International Ops 2017

Flight Service Bureau | OPSGROUP

Tag: International Ops

NAT Airspace Closures

Update 18th Oct: No more events are planned at this time. However, we will keep this page updated with the latest news as we get it.

 

Sections of NAT airspace are set to close on various different dates in October. This is all due to U.S. and NATO joint military exercise that’s going on, called Formidable Shield, which will mean huge chucks of airspace will be closed to civil ops for many hours.

The basics for each event are the same:

  • Airspace closed, SFC-UNL.
  • Aircraft capable of flying in MNPS airspace will have to keep at least 30nm away from the area, other aircraft will need to keep 60nm away.

 

Event 1 Happened on 25th Sep. 

 

Event 2 Happened on 7th Oct.

 

Event 4Happened on 15th Oct. (Yes, Event 4 happened before Event 3 – just to confuse us!)

 

Event 3 Happened on 17th Oct.

What is this, 20 questions?

Yes. We’ve got a fresh set of common International Operations questions, together with their answers and references  Test yourself, use as part of your next refresher training, or forward to a colleague.

Thanks to our OpsGroup member Guy Gribble for these; Guy is an international airline pilot and runs a training organization called International Flight Resources – read more at the end of the questions about what he does.

20 Questions – INTERNATIONAL OPERATIONS

1. What is the term ‘IFBP’, and where you might use it?

This is sometime referred to as an “IATA broadcast”. This is a specially formatted position report to enhance situational awareness in remote areas with poor ATC coverage. It is specifically recommended to be used in specific areas of Central Africa:

A) On 126.9.
B) When operating off airways.
C) For flight level changes only.
D) Throughout most of the continent, as a backup to ATC, and as an awareness tool for other aircraft. Broadcasts should be made in the format published on the Jeppesen Africa High/Low Enroute 1 / 2   en-route chart.

In-Flight Broadcast Procedures, IFBP can be found here, and Traffic Inflight Broadcast Area, TIBA can be found in Annex 11, Attachment B.


2.  Is it possible to receive a North Atlantic oceanic crossing clearance via data link if sitting on the ground at an airport close to the oceanic boundary?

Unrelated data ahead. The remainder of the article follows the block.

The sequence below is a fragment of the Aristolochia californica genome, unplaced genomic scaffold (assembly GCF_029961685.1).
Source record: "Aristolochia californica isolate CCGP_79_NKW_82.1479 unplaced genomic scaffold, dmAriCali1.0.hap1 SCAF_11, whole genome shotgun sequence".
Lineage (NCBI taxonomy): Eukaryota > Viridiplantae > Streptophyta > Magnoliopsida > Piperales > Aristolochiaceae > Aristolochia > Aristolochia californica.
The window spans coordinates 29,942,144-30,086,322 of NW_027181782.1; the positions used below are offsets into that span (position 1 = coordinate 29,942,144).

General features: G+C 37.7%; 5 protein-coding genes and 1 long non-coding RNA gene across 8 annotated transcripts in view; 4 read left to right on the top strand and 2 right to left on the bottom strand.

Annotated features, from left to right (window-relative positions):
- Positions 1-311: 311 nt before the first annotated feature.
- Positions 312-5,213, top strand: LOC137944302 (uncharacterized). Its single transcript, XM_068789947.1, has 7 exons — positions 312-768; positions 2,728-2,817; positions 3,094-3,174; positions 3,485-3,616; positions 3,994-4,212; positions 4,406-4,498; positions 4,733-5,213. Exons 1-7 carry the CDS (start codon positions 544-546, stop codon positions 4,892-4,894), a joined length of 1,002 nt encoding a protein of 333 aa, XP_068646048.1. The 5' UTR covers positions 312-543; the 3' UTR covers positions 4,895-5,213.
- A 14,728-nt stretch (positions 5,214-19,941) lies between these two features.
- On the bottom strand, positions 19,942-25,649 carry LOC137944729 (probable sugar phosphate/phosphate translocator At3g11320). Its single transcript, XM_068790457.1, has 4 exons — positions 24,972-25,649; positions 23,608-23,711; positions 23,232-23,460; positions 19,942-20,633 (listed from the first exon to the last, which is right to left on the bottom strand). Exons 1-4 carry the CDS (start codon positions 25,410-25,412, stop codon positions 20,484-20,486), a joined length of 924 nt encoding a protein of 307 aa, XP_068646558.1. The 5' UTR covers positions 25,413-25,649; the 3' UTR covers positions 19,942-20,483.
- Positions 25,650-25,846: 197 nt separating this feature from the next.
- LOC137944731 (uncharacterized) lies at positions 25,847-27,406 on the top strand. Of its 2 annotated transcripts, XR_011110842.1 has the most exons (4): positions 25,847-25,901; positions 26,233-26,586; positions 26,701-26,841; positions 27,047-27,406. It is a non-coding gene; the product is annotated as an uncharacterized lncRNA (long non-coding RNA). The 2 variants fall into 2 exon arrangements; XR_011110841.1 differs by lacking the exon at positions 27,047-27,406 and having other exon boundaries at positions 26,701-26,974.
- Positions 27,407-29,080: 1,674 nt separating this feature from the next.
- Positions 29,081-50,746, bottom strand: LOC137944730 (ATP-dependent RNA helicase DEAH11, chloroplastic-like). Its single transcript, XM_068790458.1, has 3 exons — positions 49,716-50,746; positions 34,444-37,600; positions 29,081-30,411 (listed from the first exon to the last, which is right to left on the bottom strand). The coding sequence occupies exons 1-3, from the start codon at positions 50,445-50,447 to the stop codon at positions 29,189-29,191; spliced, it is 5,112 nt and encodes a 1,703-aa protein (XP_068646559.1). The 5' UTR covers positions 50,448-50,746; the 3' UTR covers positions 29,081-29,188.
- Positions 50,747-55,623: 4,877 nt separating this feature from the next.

Yes. If less than 45mins to the OEP, request datalink (RCL) clearance 10mins prior to engine start-up.
NAT Document #007, Paragraph 5.1NAT Operational Bulletin, #2010-008        


3. When are passengers entering the United States on a Private/Part 91 flight required to have a visa?

US Citizens do not require a visa. Non-US citizens require a visa if they are not a citizen of a country that the US permits a waiver from. The Visa Waiver Program (VWP) is administered by DHS and enables eligible citizens or nationals of designated countries to travel to the United States for tourism or business for stays of 90 days or less without first obtaining a visa. Examples of VWP approved countries are: Australia, Belgium, Chile, Denmark, Japan, Germany and the United Kingdom. Note that the Aircraft Operator must also be approved under the VWP.

http://www.cbp.gov/travel/international-visitors/frequently-asked-questions-about-visa-waiver-program-vwp-and-electronic-system-travel


4. I got a TCAS/ACAS Resolution Advisory on my last trip in the US. Do I have any reporting requirements?

Yes – if there was a substantial risk of collision. In 2010 the NTSB implemented additional reporting requirements. If an RA was received when an aircraft was being operated on an IFR flight plan, and compliance with the advisory is necessary to avert a substantial risk of collision between two or more aircraft – then a report to the NTSB is required.

NTSB 830.5 (10).


5. What defines a Gross Navigation Error (GNE)?

Lateral errors of 25 nautical miles or more from the aircraft’s cleared route. Note: The North Atlantic Systems Planning Group (NAT SPG), in its Conclusion 48/21 of 06/12, reclassified a GNE as a “lateral deviation from a cleared track by 10 Nautical miles (nm) or more.” The FAA is examining this new ICAO NAT Region definition for possible adoption.